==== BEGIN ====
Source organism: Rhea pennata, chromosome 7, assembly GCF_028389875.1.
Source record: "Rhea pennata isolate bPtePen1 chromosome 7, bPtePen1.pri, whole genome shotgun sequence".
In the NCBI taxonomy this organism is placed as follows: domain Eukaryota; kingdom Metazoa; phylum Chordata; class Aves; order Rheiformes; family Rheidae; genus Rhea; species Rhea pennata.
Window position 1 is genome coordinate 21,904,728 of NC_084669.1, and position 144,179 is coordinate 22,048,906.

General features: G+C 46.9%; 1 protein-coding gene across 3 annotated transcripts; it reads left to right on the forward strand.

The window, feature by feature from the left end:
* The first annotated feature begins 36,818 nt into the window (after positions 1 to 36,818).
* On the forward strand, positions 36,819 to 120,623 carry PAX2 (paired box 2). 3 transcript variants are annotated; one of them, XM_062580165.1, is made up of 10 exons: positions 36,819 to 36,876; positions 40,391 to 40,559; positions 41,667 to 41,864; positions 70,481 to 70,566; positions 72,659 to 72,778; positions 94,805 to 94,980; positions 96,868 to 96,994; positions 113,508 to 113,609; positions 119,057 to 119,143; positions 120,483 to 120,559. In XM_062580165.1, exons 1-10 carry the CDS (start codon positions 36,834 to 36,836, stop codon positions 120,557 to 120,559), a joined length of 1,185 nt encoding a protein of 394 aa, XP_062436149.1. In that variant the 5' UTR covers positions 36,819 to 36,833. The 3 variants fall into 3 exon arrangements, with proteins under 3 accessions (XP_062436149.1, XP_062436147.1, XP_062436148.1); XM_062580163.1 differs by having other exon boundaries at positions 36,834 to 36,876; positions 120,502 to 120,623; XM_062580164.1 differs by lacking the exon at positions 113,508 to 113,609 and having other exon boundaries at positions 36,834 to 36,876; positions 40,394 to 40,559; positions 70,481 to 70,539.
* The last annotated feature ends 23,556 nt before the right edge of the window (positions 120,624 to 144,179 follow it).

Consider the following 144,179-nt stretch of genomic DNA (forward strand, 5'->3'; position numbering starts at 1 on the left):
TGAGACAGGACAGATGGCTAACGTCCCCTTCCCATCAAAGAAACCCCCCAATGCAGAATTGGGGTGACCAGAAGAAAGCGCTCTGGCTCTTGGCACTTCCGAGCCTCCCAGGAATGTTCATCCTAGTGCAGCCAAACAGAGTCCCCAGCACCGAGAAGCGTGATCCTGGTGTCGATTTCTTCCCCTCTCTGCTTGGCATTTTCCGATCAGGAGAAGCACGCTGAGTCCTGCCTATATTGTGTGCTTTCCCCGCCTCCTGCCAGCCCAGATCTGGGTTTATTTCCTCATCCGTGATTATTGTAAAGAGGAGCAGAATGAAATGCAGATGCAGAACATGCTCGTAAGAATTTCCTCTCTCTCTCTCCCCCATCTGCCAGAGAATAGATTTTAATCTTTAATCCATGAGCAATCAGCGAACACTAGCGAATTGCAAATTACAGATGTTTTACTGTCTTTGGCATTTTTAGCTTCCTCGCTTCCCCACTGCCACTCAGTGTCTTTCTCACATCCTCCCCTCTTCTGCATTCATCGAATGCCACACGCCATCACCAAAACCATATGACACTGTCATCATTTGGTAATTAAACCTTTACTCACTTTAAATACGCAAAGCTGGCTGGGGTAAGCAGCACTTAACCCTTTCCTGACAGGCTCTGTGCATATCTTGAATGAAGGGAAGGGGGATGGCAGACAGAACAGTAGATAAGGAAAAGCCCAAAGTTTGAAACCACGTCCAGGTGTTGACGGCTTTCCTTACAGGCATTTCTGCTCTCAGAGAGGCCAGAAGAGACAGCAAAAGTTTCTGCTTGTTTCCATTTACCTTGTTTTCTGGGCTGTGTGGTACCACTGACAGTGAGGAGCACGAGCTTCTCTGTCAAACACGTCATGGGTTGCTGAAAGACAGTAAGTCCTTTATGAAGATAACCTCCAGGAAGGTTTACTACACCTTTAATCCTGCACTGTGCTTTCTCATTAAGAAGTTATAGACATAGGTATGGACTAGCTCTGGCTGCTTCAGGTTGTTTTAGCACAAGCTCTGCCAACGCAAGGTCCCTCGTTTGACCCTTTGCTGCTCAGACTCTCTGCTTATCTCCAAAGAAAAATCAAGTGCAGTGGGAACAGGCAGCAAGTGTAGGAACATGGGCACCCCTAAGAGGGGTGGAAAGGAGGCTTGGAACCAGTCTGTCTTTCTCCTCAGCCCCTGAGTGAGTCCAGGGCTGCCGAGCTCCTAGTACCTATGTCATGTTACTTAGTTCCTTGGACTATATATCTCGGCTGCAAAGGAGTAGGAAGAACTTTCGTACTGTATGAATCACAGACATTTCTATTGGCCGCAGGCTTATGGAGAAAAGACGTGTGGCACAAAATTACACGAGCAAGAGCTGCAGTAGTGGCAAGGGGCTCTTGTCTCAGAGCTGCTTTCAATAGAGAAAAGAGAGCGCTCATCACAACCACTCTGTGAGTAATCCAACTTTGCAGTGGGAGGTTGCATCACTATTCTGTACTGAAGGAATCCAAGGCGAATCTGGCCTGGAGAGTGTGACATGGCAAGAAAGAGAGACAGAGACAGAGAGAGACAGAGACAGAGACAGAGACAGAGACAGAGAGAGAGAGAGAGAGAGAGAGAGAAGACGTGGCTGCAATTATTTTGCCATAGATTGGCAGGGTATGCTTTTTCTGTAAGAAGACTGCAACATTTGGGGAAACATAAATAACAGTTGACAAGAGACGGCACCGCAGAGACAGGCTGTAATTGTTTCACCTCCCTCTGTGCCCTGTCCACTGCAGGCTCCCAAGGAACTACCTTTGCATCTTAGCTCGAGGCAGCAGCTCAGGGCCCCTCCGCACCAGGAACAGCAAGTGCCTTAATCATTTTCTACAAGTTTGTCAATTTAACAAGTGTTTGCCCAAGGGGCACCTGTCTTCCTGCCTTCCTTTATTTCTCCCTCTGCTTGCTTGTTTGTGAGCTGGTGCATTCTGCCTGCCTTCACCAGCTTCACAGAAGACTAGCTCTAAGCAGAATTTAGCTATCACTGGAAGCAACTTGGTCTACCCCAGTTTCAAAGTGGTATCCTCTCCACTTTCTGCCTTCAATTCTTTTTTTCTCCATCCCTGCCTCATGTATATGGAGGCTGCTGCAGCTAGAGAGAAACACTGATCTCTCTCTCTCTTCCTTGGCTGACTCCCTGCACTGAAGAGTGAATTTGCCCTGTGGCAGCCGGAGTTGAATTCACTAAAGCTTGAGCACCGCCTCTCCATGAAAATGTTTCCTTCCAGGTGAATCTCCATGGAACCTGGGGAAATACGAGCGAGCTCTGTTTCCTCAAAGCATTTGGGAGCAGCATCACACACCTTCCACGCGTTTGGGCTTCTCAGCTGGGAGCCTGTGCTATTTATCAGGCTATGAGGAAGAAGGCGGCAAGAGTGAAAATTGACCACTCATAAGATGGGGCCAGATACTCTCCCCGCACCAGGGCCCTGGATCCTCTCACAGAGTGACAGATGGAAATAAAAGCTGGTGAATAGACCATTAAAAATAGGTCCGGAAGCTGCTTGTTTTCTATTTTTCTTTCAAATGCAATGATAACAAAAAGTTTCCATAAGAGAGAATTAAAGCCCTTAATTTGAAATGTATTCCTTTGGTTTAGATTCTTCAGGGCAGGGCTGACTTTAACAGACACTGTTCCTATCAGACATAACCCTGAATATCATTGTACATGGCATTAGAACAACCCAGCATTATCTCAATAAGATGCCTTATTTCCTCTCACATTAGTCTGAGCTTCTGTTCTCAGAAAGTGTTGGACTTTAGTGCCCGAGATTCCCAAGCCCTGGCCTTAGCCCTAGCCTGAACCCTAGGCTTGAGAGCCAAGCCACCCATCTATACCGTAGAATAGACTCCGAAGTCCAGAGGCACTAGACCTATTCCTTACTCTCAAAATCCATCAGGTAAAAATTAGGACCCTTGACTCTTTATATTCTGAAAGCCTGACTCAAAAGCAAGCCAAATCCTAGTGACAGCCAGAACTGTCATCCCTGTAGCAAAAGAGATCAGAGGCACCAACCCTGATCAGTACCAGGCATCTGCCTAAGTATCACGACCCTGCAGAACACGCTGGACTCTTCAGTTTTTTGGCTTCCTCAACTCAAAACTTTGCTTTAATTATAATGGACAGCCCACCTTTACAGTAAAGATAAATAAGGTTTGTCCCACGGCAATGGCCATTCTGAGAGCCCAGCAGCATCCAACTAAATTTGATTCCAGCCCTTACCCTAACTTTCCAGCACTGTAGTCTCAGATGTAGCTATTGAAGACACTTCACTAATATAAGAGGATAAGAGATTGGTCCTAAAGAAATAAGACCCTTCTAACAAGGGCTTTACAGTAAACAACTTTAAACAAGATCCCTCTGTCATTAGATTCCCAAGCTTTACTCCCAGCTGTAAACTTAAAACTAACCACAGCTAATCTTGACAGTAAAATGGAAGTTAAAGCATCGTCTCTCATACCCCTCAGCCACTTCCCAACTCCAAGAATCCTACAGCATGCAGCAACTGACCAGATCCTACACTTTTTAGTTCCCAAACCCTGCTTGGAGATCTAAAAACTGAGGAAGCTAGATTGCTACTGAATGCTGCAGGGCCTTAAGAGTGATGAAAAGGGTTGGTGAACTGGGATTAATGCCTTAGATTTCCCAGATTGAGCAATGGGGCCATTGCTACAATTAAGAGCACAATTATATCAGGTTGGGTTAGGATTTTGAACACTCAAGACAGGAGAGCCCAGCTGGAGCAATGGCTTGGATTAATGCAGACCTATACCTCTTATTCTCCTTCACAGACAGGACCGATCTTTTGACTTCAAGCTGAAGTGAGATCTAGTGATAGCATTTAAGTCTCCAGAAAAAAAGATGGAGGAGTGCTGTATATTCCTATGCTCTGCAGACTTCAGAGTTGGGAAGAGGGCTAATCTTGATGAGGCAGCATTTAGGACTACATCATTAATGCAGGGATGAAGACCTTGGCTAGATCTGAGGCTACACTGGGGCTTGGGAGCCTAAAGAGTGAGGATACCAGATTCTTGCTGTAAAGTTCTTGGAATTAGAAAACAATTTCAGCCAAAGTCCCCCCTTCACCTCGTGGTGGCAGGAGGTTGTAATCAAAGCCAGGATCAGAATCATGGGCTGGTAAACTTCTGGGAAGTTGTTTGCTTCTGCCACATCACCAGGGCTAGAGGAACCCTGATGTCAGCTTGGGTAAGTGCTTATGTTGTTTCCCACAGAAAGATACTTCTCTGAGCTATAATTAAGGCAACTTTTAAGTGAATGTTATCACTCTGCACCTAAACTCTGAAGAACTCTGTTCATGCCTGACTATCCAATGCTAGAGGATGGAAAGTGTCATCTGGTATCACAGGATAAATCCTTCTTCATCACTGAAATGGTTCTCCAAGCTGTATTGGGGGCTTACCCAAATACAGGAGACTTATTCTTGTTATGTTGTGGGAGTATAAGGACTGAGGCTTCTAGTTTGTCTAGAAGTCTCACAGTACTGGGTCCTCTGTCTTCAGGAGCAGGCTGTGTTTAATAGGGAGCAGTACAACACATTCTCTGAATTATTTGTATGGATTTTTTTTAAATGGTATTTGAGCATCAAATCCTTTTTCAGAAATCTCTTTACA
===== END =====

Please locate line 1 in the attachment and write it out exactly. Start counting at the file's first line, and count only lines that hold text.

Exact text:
Source organism: Rhea pennata, chromosome 7, assembly GCF_028389875.1.